I've also incorporated them into a breakfast frittata.  I always think of frittatas as a vessel for using up leftover vegetables or pasta as they are cooked in a frying pan along with beaten eggs, cheese, and herbs. My husband is skilled at flipping frittatas so that both sides get crisp, but this frittata I finished by baking in a hot oven for a few minutes, as I had decorated the top with fresh basil leaves and zucchini blossoms.


I hope my zucchini plants will keep the blossoms flowering for a long time this summer as we really enjoy them!

For Skywatch Saturday: We had some good rain storms this month, which is a blessing after months of drought. The storms create beautiful rainbows including this unusual double rainbow we saw as we were driving to the airport recently.  Double good luck to all!

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Sunday, July 17, 2022

Lavender Festival at Chatfield Farms

Yesterday, my husband, youngest granddaughter, and I attended the annual Lavender Festival held at the Denver Botanic Gardens extension at Chatfield Farmslocated at 8500 W Deer Creek Canyon Road in Littleton, Colorado. Chatfield farms is a 700-acre native plant refuge and working farm located along the banks of Deer Creek with facilities that include a visitor center, the historical Hildebrand Ranch, a restored 1918 dairy barn and silo, an 1874 Deer Creek Schoolhouse, and miles of nature trails and numerous wildflower gardens.  We love to visit the area as it is a short drive from our home!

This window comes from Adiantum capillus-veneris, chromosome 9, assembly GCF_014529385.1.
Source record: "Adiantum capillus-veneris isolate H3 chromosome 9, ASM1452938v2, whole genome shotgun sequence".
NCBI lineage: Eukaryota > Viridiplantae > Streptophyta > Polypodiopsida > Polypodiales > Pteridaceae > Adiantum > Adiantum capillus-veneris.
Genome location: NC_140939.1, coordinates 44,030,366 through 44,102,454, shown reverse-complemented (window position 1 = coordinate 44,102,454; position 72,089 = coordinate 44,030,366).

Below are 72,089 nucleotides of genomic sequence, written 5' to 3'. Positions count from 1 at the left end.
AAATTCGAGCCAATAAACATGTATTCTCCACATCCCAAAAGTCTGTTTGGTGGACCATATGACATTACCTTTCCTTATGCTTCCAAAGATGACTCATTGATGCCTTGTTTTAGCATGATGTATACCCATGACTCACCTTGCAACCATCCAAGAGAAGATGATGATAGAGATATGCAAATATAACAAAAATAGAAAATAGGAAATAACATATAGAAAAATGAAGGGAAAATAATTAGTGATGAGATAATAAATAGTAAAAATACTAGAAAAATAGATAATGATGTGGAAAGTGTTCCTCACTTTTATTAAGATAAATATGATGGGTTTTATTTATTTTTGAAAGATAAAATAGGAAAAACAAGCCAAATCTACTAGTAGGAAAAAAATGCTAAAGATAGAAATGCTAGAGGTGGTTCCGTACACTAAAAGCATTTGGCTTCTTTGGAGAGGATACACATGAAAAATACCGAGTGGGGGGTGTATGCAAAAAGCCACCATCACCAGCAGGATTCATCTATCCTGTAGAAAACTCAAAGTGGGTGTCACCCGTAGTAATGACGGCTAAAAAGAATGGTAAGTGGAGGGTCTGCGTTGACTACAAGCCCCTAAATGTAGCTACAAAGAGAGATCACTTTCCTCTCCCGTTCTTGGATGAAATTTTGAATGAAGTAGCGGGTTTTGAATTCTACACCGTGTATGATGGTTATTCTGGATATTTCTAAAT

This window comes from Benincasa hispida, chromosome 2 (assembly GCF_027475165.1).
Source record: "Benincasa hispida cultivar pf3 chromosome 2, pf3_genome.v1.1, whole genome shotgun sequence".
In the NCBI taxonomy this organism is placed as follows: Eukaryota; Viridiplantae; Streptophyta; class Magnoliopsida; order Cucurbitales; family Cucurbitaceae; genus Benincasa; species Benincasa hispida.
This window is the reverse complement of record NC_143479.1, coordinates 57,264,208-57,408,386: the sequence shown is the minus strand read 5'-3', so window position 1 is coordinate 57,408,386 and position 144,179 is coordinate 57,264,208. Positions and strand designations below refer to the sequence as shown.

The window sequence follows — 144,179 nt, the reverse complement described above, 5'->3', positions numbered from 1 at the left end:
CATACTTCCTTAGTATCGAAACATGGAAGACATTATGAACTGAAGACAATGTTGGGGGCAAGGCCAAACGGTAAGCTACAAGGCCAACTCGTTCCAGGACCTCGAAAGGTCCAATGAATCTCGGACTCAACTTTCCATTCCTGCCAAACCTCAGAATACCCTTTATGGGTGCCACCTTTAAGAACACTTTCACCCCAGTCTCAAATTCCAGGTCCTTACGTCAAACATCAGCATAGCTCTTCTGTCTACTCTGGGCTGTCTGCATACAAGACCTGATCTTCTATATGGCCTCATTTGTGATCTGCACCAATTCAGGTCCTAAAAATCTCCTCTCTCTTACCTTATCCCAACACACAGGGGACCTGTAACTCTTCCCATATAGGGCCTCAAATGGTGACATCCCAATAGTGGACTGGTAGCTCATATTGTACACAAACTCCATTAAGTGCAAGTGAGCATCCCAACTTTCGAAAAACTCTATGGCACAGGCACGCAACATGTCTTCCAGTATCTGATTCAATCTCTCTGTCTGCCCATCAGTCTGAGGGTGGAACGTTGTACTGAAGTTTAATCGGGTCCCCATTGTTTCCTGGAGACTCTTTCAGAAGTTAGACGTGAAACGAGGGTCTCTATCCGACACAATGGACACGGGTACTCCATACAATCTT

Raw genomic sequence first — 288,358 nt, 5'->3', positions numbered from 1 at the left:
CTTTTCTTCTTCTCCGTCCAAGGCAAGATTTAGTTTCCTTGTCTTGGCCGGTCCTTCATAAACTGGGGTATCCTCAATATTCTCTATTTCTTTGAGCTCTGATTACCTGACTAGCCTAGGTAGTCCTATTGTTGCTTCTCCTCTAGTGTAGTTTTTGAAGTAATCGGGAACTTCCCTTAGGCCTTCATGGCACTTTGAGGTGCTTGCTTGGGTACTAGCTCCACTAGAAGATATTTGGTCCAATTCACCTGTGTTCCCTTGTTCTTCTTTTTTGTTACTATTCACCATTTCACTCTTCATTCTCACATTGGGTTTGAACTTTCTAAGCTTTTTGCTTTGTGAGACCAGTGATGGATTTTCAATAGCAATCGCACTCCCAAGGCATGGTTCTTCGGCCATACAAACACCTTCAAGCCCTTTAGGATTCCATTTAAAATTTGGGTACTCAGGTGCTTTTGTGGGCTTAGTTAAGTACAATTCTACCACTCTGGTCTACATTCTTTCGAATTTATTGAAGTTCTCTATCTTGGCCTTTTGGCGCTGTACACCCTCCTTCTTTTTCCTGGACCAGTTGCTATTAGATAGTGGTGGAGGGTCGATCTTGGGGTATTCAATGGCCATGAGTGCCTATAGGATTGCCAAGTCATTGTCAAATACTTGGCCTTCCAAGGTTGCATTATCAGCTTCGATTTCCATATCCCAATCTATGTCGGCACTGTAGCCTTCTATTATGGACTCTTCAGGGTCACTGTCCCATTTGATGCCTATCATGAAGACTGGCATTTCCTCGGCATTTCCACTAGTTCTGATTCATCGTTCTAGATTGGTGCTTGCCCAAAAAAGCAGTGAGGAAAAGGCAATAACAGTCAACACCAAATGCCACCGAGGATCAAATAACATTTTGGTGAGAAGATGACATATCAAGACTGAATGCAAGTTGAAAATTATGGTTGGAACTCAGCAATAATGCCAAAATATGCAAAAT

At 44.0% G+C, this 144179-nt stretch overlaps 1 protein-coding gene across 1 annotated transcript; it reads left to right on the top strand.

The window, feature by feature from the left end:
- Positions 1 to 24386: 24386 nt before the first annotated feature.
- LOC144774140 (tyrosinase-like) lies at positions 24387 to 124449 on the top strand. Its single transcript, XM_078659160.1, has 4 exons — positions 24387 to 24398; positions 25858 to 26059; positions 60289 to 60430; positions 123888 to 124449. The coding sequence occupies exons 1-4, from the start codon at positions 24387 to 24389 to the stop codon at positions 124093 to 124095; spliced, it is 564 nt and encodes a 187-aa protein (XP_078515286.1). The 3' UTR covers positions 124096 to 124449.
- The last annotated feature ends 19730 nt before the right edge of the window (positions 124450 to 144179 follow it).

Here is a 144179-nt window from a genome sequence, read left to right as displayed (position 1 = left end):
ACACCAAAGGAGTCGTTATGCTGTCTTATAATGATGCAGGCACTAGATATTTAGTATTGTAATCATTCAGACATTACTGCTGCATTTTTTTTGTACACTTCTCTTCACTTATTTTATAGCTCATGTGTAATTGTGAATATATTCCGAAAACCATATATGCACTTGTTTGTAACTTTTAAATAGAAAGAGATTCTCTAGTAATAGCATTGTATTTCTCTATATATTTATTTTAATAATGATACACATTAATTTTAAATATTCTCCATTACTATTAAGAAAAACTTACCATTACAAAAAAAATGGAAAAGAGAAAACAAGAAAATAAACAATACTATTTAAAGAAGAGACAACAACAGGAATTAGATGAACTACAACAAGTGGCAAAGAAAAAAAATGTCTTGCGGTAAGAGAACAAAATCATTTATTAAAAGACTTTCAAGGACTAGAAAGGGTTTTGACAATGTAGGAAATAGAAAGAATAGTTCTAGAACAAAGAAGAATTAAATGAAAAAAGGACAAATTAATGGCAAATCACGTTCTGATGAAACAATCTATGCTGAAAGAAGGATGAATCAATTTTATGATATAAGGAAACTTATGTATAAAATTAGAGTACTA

More than 2,000 lavender plants of all kinds have been planted in a section of the garden and every summer a two-day Lavender Festival takes place.  We last attended in 2018--you can see that post on this link--so we were excited to return for a day of enjoyment.  There were garden tours, free entertainment in the amphitheater, barrel rides for the children (and adults!), demonstrations, a variety of food, dessert, and drink vendors, a farmer's market for fresh produce from some of the partners of our Community Supported Agriculture program, Lavender products made by local growers and artisans available for purchase and paintings and pottery available for purchase from local artists.

I love the smell of lavender and I have many plants growing in my gardens.  The good thing about it where I live is that the deer do not touch or eat it and it is a perennial plant that grows every year and spreads. I collect the lavender flowers to dry to make sachets for my linens and also use them as a spice in cooking  If you have some culinary lavender available try my Lavender Loaf Cake--click here for the recipe--everyone who tries it loves it!

There are many varieties of lavender planted at Chatfield Farms that can thrive in Colorado's climate and you can see PDF descriptions of them at this link. 

Chatfield Farms is full of other beautiful gardens full of flowers!

I was fascinated by the many colorful displays of coleus.

Chatfield Farms is also the location of an original farmhouse that is on the National Register of Historic Places. In 1866, the Hildebrand family bought the log cabin and the surrounding land. In these dry grasslands nestled against the foothills, they turned a small cabin and vegetable garden into a thriving farm and ranch with 600 head of Hereford cattle. Over time the family extended the cabin and added clapboard to the exterior. The site also includes a schoolhouse (built in 1874); granary; icehouse; wood and blacksmith sheds. Recently renovated, the blacksmith shop is fully functional.